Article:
MLA to push for local involvement in new Mills construction

New Mills Memorial project in $400 million range

Concept drawing of a new Mills Memorial Hospital on current hospital grounds. A business plan to define the exact size and scope of the new facility is nearing completion.

Skeena BC Liberal MLA Ellis Ross is going to push for as much local participation in the construction of the new Mills Memorial Hospital.

And that includes using local labour and contract opportunities for businesses here, the MLA said last week.

“People here pay taxes so they should benefit from a project their taxes pay for,” Ross added.

Ross said the project to replace the current Mills Memorial, now nearly 60 years old, and expected to cost in the area of $400 million, presents many opportunities for both employment and small business contracts.

Few details are so far known about how the new hospital will be built but typically in projects of this size, bids are made by one company or a group of companies well-experienced in substantial public sector construction projects for the overall contract.

The successful bidder, or bidders, then subcontracts out portions of the project.

Ross said he’s going to advocate for sub-contracts to be of a size that local businesses will be able to enter bids.

And while he’ll be promoting the use of local labour on the project, exactly how that labour will be hired concerns him.

That’s because the provincial government earlier this year announced a broad policy called Community Benefits Agreements to have large-scale public sector projects use workers who are members of a select group of construction unions.

The intent is to boost local employment, train apprentices and hire more women and First Nations workers under the umbrella of union contracts signed with construction companies, the province said when it unveiled program details.

But Ross said it would be wrong to force workers to join one of the 19 member unions of the British Columbia and Yukon Territory Building and Construction Trades Council, which is a signatory to the Community Benefits Agreement.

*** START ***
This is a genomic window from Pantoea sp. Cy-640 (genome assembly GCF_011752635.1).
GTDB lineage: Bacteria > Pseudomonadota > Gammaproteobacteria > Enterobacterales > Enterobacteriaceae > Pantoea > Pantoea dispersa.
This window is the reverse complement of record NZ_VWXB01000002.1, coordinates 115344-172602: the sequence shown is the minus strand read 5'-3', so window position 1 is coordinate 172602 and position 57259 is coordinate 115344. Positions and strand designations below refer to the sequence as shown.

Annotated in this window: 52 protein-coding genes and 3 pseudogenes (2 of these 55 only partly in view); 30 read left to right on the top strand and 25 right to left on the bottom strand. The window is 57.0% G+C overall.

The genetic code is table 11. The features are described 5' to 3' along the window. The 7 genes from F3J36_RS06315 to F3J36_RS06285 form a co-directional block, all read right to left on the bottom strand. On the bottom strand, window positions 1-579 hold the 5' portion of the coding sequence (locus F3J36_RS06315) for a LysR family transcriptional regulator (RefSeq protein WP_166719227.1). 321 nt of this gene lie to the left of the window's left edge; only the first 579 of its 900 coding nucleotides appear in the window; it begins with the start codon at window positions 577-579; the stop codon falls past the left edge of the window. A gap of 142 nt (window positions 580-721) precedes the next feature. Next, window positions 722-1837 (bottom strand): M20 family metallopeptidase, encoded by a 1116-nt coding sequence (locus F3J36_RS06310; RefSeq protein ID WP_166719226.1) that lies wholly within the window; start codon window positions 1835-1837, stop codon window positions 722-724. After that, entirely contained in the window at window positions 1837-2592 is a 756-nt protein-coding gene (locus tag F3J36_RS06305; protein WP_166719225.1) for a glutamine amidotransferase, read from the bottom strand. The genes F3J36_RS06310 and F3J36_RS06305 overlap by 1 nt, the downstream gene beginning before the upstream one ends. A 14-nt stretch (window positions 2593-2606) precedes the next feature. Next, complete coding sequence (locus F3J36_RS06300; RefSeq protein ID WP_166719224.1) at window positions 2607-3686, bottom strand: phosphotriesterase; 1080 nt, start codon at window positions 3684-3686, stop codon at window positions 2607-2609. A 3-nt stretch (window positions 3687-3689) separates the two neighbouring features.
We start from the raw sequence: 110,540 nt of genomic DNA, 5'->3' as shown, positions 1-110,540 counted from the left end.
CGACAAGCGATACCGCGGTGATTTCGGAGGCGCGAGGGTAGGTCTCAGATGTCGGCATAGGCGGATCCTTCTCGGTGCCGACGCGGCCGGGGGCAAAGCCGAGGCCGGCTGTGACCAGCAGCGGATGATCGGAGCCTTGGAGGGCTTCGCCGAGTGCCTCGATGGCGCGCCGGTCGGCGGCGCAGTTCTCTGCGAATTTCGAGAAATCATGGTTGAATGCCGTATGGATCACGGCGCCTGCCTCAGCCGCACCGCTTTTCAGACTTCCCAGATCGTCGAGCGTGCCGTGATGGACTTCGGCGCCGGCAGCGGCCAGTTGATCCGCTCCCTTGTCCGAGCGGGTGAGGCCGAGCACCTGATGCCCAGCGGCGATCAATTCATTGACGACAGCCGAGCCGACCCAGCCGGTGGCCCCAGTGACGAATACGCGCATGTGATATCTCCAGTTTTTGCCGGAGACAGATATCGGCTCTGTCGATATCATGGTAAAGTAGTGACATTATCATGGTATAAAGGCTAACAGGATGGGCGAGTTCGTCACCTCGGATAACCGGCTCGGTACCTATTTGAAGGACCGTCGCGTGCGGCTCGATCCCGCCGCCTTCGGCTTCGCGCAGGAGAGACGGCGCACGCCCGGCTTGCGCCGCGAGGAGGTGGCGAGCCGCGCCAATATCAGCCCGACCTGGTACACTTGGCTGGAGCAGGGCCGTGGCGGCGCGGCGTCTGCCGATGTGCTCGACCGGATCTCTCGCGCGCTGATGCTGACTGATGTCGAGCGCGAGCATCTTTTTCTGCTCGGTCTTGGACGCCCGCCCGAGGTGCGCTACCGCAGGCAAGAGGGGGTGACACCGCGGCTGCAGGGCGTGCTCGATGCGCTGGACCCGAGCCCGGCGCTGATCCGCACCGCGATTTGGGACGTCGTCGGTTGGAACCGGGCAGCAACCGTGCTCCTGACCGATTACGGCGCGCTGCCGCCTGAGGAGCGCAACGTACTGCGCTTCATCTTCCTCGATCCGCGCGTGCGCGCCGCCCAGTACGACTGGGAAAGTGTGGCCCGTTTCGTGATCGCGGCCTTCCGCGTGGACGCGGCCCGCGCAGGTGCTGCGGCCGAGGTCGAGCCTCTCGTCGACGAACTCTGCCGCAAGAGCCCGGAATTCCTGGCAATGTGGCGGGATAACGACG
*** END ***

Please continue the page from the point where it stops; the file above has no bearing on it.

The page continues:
Companies involved in public sector construction projects would hire workers through a new provincial Crown corporation which in turn will sign contracts with the trade unions.

“That would put people in a bad spot, people who are desperate to have a job but who are forced to join a union,” said Ross. “I think it’s a misguided policy.”

He said he and other BC Liberal MLAs have so far been unsuccessful in finding out how the benefits agreement will roll out across the province.

“This needs to be fair and open, not ensuring only a certain number of people get the benefit,” Ross continued.

So far that benefits agreement policy only applies to two large project areas in southern B.C., the $1.3 billion Patullo Bridge replacement on the Lower Mainland and four-laning sections of the Trans Canada Highway and the province has yet to announce how it will come into play with other large projects such as the new Mills Memorial Hospital.

The agreement does permit non-union companies to bid on projects but if successful they must pay union wages and benefits.

In the meantime, the Northern Health Authority is in the final stages of preparing its business plan for the project, a document that will better define the costs and size of the new facility.

The business plan must still be approved by the province, a step that will then start the process of selecting an overall contractor. A construction start date is not yet known.

So far the province is saying the new Mills will be twice the size of the current one but there’s no indication of how many beds it will contain but it will house a high-level trauma treatment centre. The current hospital has 42 beds, 10 of which are located at the regional psychiatric facility which is housed in the lower section of the hospital.

The new hospital is scheduled to be built on land Northern Health already owns between the current Mills and the Sande Overpass. When the new hospital is finished, the old one will be demolished to make room for a new parking area.

As construction planning continues, Northern Health has also formed what it calls a “business planning advisory committee” of local governments and First Nations among other parties.

A letter widely distributed in late summer from Northern Health chair Colleen Nyce does not specifically mention issues surrounding construction but she did say the committee “will have the opportunity to provide advice and recommendations to Northern Health on local considerations related to the project.”

There’s also the provision for community consultation.

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